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Today is World Autism Awareness Day, and we’re asking people with autism and their loved ones to tell the world what it’s like.
We’ve gotten dozens of moving and personal stories from children and adults on the autism spectrum -- as well as their siblings and parents. Some families have seen their loved ones overcome the odds to great success, while others worry about what the future holds and say there's nothing positive about the diagnosis.
Cheri A. Smith’s 7-year-old son, Bobby, loves to jump, swim, play in the dirt and line up blocks. But, he “cannot tell us if something hurts, why he is upset or happy, where he would like to go, what happened at school today, what he would like to do for his birthday, what he would like Santa to bring him for Christmas or just basic things that we all take for granted.”
As a toddler, Anthony lost all his speech and regressed into autism "almost overnight," says mom Denna Rivera. "We were unable to hug or caress him in any way without him screaming like it hurt." But he has progressed “into a sweet 13-year-old with a zest for learning.”
Karen Michaela Willis, 20, was diagnosed with Asperger's Syndrome when she was 4 years old. She represented Alabama in the 2010 Special Olympics USA National Games in Lincoln, Nebraska, in swimming. She is also looking for employment. "I know that my future is bright even though I'll still have challenges to face, but it's not going to stop me from living my life."
Multi-platinum record producer Michael Buckholtz was 43 when he was diagnosed with Asperger’s Syndrome. He went on to start the Aid for Autistic Children Foundation, to reduce the financial burden for families and caretakers. He was also homeless for a time.
“We, autistic adults, are invisible to many, unless we're savant or become billionaires because of inventing some cutting edge technology or science. We come in all flavors and levels of intellect,” he said. “We desire the same opportunity, as anyone: the pursuit of happiness and stable employment.”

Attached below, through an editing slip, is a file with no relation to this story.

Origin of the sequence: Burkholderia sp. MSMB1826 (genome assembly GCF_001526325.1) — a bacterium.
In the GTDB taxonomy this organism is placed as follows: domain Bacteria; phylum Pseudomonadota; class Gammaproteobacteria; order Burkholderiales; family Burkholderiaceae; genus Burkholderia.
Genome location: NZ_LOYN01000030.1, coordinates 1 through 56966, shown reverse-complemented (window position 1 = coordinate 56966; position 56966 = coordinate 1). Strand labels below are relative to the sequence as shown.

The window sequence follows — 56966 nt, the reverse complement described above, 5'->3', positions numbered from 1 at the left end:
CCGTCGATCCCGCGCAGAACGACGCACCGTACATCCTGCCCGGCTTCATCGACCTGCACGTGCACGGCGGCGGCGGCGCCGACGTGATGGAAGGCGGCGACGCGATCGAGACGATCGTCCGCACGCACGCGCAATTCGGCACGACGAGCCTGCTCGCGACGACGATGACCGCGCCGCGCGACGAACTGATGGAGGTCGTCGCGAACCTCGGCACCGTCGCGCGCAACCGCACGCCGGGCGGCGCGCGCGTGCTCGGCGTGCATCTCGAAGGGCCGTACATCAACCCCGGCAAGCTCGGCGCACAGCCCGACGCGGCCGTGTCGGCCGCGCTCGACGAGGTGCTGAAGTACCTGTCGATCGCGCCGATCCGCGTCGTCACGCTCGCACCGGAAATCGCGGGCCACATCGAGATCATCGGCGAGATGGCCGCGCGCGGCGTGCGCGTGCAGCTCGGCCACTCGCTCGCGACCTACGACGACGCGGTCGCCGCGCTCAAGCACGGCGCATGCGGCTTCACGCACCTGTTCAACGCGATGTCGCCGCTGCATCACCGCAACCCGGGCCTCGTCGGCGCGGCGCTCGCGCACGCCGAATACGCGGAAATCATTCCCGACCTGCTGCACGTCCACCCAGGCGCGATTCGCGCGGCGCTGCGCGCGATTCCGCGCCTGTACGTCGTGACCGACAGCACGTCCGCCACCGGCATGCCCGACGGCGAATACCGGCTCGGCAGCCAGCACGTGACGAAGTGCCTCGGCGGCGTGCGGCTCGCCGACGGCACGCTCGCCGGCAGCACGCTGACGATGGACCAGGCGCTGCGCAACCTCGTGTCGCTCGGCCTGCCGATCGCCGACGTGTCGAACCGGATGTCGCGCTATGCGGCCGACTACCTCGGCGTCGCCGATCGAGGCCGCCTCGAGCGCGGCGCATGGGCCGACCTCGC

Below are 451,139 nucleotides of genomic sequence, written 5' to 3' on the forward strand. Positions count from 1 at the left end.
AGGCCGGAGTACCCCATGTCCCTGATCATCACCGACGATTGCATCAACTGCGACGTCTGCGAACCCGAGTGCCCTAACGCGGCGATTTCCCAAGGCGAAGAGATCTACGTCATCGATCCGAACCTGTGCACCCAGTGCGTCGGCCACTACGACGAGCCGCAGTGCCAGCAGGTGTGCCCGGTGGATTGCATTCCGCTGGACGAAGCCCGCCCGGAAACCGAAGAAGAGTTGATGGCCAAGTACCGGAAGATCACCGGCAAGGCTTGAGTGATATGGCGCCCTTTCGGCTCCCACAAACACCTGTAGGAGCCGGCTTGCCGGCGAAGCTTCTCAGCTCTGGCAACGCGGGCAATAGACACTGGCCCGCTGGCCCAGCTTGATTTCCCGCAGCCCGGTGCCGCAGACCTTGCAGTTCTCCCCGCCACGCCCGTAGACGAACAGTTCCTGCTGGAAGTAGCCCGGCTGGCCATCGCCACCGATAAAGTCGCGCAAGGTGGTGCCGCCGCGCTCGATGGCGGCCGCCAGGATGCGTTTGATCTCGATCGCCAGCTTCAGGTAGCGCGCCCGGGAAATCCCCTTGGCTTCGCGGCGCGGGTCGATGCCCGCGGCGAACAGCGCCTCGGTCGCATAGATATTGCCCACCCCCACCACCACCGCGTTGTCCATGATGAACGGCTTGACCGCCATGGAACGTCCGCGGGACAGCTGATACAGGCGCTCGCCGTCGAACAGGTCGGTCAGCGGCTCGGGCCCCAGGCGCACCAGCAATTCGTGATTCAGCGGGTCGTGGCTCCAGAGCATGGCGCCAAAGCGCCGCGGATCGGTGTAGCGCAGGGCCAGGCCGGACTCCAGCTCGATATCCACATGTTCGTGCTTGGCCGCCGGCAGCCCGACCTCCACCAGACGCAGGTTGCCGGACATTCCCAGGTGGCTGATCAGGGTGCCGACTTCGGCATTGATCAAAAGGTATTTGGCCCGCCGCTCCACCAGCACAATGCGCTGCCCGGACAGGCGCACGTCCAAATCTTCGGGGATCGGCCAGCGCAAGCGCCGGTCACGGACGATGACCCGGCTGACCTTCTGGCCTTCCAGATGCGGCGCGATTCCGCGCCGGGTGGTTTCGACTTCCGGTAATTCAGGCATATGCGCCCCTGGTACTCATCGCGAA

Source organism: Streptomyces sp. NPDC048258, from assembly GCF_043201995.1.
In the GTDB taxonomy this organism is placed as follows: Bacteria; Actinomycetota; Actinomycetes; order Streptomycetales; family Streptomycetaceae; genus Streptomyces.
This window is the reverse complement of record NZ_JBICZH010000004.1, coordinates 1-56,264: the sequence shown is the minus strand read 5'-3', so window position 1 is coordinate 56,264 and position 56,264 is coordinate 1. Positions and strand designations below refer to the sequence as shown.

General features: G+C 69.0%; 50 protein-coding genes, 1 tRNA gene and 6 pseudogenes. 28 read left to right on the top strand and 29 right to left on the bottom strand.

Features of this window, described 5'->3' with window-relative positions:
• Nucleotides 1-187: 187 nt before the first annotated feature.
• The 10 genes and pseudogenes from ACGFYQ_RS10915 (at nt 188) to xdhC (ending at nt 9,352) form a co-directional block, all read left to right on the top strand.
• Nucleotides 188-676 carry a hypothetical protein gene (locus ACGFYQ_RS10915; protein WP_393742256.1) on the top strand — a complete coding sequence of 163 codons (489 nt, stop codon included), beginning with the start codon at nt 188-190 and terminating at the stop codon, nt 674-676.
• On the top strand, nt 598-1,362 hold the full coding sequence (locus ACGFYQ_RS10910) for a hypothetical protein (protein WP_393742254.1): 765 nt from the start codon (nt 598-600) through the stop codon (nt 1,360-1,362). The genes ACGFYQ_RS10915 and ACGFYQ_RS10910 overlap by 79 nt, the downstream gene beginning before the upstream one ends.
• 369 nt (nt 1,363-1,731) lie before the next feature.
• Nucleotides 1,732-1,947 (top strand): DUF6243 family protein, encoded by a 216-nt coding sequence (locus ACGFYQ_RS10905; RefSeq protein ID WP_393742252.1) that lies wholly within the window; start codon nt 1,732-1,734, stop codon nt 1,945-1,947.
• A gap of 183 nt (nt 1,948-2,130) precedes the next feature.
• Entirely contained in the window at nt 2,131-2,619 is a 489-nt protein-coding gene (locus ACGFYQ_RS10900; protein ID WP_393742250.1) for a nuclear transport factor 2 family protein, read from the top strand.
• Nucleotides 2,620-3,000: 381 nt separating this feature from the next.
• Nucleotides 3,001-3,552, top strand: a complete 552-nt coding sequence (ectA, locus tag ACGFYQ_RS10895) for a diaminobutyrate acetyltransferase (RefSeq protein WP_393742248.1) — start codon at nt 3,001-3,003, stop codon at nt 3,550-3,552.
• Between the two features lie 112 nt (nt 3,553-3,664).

You can see all the stories that have come in here and if you are affected by autism, we hope you will share your perspective with the world.
Growing up with Aspergers and parents who never aired dirty laundry was excruciating. I felt surgically sliced out from a family who sent me to a boarding school and then took a family vacation to Hawaii without me. It's difficult to always be perceived as aloof or arrogant when I can't relate socially. Now, as a parent, I have a deeper pain than I could have ever imagined - watching my autistic son going through what I went through. But this time, he's not alone. Both of his parents are tough advocates who refuse to allow the bullying, indifference and cruelty of adults and children who have not been taught to accept those who are different, because we are all different. I don't know why kids torture and taunt, but it needs to stop. Posters on a school wall saying No to Bullying don't cut it. Talk the Talk and Walk the Walk and don't talk about your Zero Tolerance policies - Put them into Practice! Your autistic student's Autistic parents are your biggest assets. I was finally told I was diagnosed with Autism when I was six by my mother who told me when I was 24. Uncaring parents are the ones always searching for the cure rather than raising the beautiful child you have and accepting them for who they are. Our job is tough, nobody said it wouldn't be, but our kids will be so much better for it.
I'm suprised that my story didn't make it.I happen to be friends on facebook with Karen Willis & she is a really nice girl who has inspired me in many ways since we first met online almost one year ago.
@MichaelZell We're still going through the submissions -- you probably saw that we got tons! We really appreciate you taking the time to record a video.
Thanks,I'm not sure if I can record one using my laptop's webcam but I'll see what I can do.The deadline for video submissions is on the 7th right?
I wish you wouldn't have linked that guy's video. It's like the I Am Autism video, only everyone seems to agree with him. :I It's one thing to say that there are problems with autism, because for many there are, and it's one thing to say that it's hard, but I don't think that parent knows how much kids with autism understand. A lot of them understand language, and can hear their parents' complaints.
What really bothers me is that he seems to have gotten more shares than the one about Bobby. :(
HEY PEOPLE OUGHT SHOW COPASSION FOR CHILDREN WITH AUTISM AND OTHER SPECIAL NEEDS AND SHOW A LOT MORE RESPECT AND DON'T ROB THESE PEOPLE OF THEIR PERSONAL DIGNITY AND THIS COULD HAVE BEEN YOU.